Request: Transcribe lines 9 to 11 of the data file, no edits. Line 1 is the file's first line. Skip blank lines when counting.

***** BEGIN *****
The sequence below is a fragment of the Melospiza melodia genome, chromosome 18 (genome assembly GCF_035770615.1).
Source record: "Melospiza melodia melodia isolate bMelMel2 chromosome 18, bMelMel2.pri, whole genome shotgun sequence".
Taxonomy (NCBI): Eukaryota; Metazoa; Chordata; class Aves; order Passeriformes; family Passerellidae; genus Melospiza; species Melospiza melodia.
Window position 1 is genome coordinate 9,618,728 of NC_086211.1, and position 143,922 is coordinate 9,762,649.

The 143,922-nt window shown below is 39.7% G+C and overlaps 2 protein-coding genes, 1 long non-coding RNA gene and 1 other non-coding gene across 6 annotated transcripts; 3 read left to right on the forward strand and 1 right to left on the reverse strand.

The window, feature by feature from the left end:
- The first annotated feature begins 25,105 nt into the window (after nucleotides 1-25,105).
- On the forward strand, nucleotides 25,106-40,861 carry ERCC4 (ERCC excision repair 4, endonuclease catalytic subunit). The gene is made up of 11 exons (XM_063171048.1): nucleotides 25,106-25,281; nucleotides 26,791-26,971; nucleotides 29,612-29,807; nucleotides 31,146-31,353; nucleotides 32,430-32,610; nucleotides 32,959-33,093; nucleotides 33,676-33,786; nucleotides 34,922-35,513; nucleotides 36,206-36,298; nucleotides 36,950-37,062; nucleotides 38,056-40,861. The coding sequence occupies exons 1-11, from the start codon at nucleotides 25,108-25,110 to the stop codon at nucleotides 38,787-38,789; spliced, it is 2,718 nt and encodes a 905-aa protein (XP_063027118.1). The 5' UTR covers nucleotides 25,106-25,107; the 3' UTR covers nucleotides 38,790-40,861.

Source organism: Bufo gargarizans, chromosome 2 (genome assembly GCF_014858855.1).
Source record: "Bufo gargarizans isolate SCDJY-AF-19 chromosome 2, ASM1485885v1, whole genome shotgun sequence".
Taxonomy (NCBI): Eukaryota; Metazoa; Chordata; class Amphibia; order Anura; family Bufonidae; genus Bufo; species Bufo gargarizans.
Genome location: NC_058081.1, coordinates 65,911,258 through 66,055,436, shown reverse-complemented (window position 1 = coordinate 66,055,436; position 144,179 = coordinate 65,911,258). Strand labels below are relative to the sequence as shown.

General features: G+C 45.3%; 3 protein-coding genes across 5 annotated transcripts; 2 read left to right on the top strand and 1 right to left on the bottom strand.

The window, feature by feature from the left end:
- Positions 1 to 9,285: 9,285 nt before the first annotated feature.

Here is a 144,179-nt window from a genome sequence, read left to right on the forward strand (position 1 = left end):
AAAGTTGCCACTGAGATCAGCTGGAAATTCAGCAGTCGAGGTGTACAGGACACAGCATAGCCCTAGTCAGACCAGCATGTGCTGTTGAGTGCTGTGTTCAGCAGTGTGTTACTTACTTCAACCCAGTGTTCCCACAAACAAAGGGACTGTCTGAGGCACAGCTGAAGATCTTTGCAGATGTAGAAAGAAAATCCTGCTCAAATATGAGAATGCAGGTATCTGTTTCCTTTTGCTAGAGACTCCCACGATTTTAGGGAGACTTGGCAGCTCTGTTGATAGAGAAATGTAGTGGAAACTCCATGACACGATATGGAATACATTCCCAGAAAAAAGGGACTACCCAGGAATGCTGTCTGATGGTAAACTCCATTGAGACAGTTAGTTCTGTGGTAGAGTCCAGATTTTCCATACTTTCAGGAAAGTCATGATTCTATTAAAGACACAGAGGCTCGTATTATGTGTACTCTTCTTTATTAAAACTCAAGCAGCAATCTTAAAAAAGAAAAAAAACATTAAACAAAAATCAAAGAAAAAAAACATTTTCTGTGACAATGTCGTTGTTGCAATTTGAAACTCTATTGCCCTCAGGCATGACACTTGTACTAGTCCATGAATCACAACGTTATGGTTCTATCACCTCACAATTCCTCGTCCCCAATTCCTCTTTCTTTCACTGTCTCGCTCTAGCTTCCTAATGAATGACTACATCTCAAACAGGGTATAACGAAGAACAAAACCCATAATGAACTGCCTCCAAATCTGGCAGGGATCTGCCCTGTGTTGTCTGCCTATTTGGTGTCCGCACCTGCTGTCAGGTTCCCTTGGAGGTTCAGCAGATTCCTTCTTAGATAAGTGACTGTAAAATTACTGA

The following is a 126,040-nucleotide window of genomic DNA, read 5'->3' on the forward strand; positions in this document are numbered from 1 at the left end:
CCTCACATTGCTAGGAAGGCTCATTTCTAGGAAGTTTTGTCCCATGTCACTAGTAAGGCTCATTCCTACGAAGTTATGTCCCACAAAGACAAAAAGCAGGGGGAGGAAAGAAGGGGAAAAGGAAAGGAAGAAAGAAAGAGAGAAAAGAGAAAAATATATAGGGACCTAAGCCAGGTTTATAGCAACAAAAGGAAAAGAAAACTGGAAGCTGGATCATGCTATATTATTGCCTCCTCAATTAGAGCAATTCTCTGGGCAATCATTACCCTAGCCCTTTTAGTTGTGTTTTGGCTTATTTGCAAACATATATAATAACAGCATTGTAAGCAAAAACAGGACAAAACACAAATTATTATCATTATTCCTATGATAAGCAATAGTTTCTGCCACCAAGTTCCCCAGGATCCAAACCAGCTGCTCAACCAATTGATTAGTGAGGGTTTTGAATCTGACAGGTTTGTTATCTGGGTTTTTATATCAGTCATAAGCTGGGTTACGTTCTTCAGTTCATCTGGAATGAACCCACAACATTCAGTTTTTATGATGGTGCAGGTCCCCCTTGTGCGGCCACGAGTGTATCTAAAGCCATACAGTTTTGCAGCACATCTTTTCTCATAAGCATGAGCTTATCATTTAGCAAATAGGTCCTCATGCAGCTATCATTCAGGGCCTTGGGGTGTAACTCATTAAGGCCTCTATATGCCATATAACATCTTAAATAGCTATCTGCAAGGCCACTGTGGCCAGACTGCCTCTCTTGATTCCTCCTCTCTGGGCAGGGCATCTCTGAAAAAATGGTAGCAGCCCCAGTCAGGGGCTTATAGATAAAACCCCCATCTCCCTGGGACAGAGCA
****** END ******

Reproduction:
Source organism: Bufo gargarizans, chromosome 2 (genome assembly GCF_014858855.1).
Source record: "Bufo gargarizans isolate SCDJY-AF-19 chromosome 2, ASM1485885v1, whole genome shotgun sequence".
Taxonomy (NCBI): Eukaryota; Metazoa; Chordata; class Amphibia; order Anura; family Bufonidae; genus Bufo; species Bufo gargarizans.